Madaya: 'Horrifying conditions' in besieged Syrian town
- 12 January 2016
- From the section Middle East
A senior UN official says the suffering in the besieged rebel-held Syrian town of Madaya is the worst he has witnessed during the country's brutal civil war.
UN refugee agency representative Sajjad Malik found "horrifying conditions" while delivering food overnight for the 40,000 people trapped there.
Doctors estimate there are 300 to 400 people who are severely malnourished.
The UN hopes to deliver further aid to Madaya as well as two northern towns besieged by rebels, Foah and Kefraya.
The World Health Organization has urged Syria's government to allow its mobile health clinics into Madaya.
'People, but no life'
Madaya, in the mountains 25km (15 miles) north-west of Damascus, has been besieged for six months by government forces and their allies in Lebanon's Hezbollah movement.
On Monday afternoon, after negotiating several checkpoints on the road from the capital, aid lorries from the UN, International Committee of the Red Cross and Syrian Red Crescent were allowed into the town for the first time since October.
But it was not until Tuesday morning that all 47 lorries discharged their cargos, comprising 250 tonnes of food - including rice, wheat flour, vegetable oil, salt, sugar, canned foods, beans and lentils - and 7.8 tonnes of medical supplies.
After returning to Damascus, Mr Malik told journalists in Geneva by telephone that the situation in Madaya was horrifying. There was no light, it was very cold, and the people who gathered around the lorries were very frail, very weak, malnourished and shivering, he said.
Towns under siege
March 2015: Foah and Kefraya in Idlib province are besieged by rebel groups and the al-Qaeda-affiliated al-Nusra Front, with an estimated 12,500 trapped.
July 2015: Madaya, near Damascus, is besieged by government forces and their allies in Lebanon's Shia Islamist Hezbollah movement.
September 2015: The situation in Foah and Kefraya worsens after the fall of a nearby government air base, where helicopters had been able to land with food supplies. Reports emerge of people eating grass to survive.
October 2015: UN delivers one month's supply of food rations for 20,000 people in Madaya.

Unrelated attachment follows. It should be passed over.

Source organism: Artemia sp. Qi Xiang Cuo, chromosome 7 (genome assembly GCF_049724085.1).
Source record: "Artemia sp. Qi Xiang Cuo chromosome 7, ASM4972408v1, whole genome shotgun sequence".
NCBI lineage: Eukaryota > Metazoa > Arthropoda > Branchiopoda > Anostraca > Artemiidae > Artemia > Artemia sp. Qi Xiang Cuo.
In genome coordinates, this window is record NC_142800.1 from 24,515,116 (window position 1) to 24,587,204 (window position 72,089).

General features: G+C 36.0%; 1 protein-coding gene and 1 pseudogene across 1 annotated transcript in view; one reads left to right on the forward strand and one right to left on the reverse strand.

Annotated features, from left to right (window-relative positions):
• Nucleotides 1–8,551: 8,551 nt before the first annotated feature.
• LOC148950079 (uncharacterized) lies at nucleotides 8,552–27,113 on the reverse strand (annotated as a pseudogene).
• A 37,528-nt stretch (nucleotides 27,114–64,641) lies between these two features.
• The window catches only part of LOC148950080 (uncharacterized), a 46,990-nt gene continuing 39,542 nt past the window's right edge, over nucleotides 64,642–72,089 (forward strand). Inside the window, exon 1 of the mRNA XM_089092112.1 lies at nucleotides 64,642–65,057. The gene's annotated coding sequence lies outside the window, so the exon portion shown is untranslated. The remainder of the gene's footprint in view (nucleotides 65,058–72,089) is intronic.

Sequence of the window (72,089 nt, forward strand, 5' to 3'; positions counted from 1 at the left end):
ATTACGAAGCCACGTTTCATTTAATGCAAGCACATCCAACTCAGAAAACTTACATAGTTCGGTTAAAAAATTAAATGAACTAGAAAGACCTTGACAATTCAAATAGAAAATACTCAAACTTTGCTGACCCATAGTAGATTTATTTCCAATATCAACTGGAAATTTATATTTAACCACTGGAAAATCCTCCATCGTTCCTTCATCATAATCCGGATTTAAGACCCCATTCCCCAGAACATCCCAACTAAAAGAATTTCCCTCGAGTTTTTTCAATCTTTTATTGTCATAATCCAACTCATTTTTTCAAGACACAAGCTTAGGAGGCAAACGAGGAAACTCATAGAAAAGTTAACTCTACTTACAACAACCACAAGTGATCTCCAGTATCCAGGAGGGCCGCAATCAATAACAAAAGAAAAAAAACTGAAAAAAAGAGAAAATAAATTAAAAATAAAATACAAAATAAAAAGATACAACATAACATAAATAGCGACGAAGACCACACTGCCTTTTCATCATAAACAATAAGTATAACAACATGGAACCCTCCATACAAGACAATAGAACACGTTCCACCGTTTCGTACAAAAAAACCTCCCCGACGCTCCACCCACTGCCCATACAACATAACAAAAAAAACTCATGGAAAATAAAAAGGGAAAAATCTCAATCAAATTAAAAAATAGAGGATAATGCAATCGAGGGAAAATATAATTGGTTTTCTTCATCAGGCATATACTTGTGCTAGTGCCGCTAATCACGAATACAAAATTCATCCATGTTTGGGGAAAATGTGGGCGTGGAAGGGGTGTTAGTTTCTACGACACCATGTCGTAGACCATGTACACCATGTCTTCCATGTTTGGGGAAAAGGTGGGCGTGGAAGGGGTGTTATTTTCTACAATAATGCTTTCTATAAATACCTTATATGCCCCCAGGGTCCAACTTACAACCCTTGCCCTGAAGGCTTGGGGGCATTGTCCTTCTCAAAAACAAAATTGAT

December 2015: Dozens of wounded civilians and fighters evacuated from Foah, Kefraya, Zabadani and Madaya. Reports begin to emerge of people starving in Madaya.
January 2016: UN says it has received credible reports of people dying of starvation in Madaya
UN staff were told repeatedly that 1kg (2.2lbs) of rice cost $300 (£208) while starving children said they were going out collecting grass with which to make soup, despite several having been hurt by exploding landmines.
Mothers of babies were also too malnourished and dehydrated to produce breast milk, meaning their children had to be fed with water, herbs and tomato puree.
Mr Malik found people on the floor of the makeshift medical clinic in Madaya and not enough staff. One of the three doctors there, who had himself been injured with shrapnel, said 300 to 400 people were severely malnourished.
"There is no comparison in what we saw in Madaya," Mr Malik said.
"There are people in Madaya, but no life. What we saw in Madaya should not happen in this century. We want to make sure the siege is lifted and this is not a one-off."
Mr Malik confirmed people were dying from starvation in Madaya and that the WHO would give figures in due course.
Medecins Sans Frontieres (MSF) says a total of 28 people - including six children less than one year old - have died of starvation in Madaya since 1 December.
However, Hezbollah denies there have been any deaths in the town and accuses rebel leaders of preventing people leaving.
Mr Malik said there was permission for two further convoys to Madaya, Foah and Kefraya this week, but that co-operation between the warring parties - who wanted on Monday to check every lorry to ensure their cargos as agreed - was also necessary.
"If we are not able to sustain this support to these communities, even this effort... with all these trucks now is going to be another band-aid, because within a month they will run out of food and medicines," he warned.
The UNHCR plans to provide blankets, winter clothes, nappies, plastic sheeting and jerry cans in the next deliveries, to keep people warm and allow them to cook and bring water to their homes.
Up to 4.5 million people in Syria live in hard-to-reach areas, including nearly 400,000 people in 15 besieged locations who do not have access to life-saving aid.
What's happening in Syria?
More than 250,000 Syrians have lost their lives in almost five years of conflict, which began with anti-government protests before escalating into a brutal civil war. More than 11 million others have been forced from their homes as forces loyal to President Bashar al-Assad and rebels opposed to his rule battle each other - as well as jihadist militants from Islamic State.
Why are civilians under siege?
All parties to the conflict are using siege warfare, encircling populated areas, preventing civilians from leaving and blocking humanitarian access in an attempt to force opponents to surrender. Shortages of food, water, medicine, electricity and fuel have led to malnutrition and deaths among vulnerable groups.
Where are the sieges?
Government forces are besieging various locations in the eastern Ghouta area, outside Damascus, as well as the capital's western suburb of Darayya and the nearby mountain towns of Zabadani and Madaya. Rebel forces have encircled the villages of Foah and Kefraya in the northern province of Idlib, while IS militants are besieging government-held areas in the eastern city of Deir al-Zour.
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